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Heatwaves scorch Iraq as protracted political crisis grinds on | News

Heatwaves scorch Iraq as protracted political crisis grinds on | News

Baghdad, Iraq – Under Iraq’s blistering summer heat, thousands gathered inside Baghdad’s Green Zone for mass prayer on Friday.

Some wrapped their faces in cloths soaked in water, others brought bottled water to pour over their heads, many carried umbrellas – all in an effort to bring some relief from the scorching heat.

As the sun beat down on the crowds of thousands packed into the largely uncovered square in central Baghdad, some began to faint.

“It was so hot,” Haafez Alobaidi told Al Jazeera after the prayer called by influential Shia leader Muqtada al-Sadr.

“When the air was still, I felt like I was being roasted in an oven,” Alobaidi said.

“When there was breeze, it felt like a hairdryer was blowing in my face … full force,” he said.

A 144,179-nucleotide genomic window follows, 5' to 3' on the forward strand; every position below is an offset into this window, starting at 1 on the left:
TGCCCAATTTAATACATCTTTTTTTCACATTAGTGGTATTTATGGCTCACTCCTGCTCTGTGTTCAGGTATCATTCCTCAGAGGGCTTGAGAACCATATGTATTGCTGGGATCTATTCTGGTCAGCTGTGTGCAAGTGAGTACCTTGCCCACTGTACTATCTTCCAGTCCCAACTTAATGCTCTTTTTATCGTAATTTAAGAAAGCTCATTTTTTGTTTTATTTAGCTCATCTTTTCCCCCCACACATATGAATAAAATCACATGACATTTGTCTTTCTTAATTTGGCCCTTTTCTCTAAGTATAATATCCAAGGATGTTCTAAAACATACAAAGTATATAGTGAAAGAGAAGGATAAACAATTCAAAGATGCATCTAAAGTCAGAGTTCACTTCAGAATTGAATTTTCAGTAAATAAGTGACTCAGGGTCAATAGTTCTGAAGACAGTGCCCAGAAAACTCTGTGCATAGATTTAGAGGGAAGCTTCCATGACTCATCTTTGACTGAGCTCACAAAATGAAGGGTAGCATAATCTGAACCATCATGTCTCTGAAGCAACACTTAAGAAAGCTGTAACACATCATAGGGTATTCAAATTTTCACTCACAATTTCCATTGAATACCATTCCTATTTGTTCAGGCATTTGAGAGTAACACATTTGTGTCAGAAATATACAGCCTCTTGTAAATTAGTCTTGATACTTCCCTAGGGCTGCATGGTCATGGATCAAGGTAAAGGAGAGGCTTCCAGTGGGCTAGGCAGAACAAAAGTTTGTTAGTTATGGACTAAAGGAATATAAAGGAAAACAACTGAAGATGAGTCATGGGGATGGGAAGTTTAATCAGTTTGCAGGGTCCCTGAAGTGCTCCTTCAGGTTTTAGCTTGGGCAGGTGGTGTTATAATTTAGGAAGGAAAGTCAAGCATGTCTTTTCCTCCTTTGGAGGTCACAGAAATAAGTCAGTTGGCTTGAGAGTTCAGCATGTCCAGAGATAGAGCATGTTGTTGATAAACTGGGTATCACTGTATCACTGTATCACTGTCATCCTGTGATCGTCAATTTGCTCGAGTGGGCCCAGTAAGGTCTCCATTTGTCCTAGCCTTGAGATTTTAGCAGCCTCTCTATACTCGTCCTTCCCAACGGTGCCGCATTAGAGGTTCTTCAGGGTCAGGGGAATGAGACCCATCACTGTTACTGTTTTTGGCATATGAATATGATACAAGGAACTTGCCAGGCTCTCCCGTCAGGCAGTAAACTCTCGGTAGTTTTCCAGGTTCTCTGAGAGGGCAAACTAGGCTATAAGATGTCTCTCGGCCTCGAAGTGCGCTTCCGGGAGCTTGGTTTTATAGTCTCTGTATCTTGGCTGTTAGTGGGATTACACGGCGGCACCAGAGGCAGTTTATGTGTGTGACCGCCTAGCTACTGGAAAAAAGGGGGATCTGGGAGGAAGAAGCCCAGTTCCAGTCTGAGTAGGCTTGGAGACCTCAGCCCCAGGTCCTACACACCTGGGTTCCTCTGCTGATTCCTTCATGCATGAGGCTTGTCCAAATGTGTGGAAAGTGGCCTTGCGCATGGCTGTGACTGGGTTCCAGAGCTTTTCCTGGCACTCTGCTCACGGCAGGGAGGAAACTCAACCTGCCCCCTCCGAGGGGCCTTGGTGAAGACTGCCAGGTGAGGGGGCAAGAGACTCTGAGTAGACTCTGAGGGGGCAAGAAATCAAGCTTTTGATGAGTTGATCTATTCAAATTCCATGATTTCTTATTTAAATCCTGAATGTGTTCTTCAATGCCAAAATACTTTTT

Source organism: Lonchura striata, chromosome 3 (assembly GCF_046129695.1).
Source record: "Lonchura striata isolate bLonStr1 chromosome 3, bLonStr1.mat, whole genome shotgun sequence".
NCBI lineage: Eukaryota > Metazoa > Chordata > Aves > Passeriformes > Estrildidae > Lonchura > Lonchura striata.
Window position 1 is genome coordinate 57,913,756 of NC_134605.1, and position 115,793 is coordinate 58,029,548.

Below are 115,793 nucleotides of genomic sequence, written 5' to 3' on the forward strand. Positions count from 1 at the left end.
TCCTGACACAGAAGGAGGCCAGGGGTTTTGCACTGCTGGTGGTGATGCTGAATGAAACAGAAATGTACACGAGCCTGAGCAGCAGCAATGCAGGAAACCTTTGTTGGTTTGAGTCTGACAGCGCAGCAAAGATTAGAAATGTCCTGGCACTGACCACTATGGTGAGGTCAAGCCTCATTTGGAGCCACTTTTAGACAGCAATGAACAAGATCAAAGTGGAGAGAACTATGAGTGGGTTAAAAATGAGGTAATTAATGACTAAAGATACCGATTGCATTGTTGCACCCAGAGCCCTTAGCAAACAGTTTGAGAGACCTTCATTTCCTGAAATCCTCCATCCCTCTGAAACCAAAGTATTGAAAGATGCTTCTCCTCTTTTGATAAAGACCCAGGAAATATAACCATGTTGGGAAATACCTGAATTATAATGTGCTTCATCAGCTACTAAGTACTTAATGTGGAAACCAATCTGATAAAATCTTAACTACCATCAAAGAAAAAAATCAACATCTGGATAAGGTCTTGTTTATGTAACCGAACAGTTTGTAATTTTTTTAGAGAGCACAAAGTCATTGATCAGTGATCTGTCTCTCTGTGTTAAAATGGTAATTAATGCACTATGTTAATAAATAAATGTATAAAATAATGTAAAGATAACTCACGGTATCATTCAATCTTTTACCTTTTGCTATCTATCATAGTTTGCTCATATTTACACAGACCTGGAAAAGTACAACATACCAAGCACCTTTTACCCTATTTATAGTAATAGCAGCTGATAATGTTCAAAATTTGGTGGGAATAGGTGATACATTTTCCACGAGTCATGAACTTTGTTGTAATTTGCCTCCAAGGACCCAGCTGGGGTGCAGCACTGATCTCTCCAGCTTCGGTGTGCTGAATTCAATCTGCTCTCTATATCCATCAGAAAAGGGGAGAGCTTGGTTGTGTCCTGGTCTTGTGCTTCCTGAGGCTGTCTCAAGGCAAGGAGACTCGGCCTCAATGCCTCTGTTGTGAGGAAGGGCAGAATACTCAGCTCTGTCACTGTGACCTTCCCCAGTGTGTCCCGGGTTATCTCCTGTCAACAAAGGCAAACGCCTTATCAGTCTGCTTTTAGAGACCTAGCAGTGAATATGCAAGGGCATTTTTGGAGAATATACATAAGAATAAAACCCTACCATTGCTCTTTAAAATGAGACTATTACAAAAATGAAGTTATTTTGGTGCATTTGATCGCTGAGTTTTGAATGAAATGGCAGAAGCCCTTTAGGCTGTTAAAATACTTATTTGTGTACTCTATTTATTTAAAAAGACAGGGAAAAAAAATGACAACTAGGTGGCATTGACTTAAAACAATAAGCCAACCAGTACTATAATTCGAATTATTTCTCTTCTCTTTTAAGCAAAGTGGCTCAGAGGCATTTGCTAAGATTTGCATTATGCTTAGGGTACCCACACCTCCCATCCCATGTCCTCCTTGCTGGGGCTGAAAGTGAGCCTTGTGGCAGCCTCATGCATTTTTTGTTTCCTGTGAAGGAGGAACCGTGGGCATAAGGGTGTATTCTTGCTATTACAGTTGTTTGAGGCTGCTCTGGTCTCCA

“You thought living in Iraq would make you get used to this kind of weather, but no, no human beings should live in this weather.”

Heatwaves are sweeping across Iraq.

Temperatures have soared up to nearly 50 degrees Celsius in Baghdad almost daily, and in the southern city of Basra, temperatures have come close to 53 degrees – dangerously high in a country that has a chronic lack of basic infrastructure and services, and is also embroiled in a political crisis.

Every summer, Iraq experiences heatwaves of varying intensities, and this year is no exception.

But this year the intense heat has also been exacerbated by a heated political crisis: A deadlock in parliament that has paralysed the country, including leaving Iraq without a government budget to properly allocate expenses to essential services such as the electricity supply.

Since last year’s parliamentary elections, Iraq has endured more than 300 days without a government.

‘All for Muqtada!’

Though winning the most seats in the parliament, al-Sadr failed to form a government to his liking. He later withdrew his representatives from parliament, resulting in a political stalemate.

Al-Sadr recently flirted with the idea of holding another election. His supporters stormed the parliament building last weekend in Baghdad and remain in occupation there, further complicating the political crisis.

Alobaidi, who participated in the mass prayer on Friday and also helped storm the parliament, said the exertion had nearly caused him to suffer heat stroke.

Asked why he continued to protest in such blazing heat, Alobaidi rose his arm and said: “all for Muqtada!”

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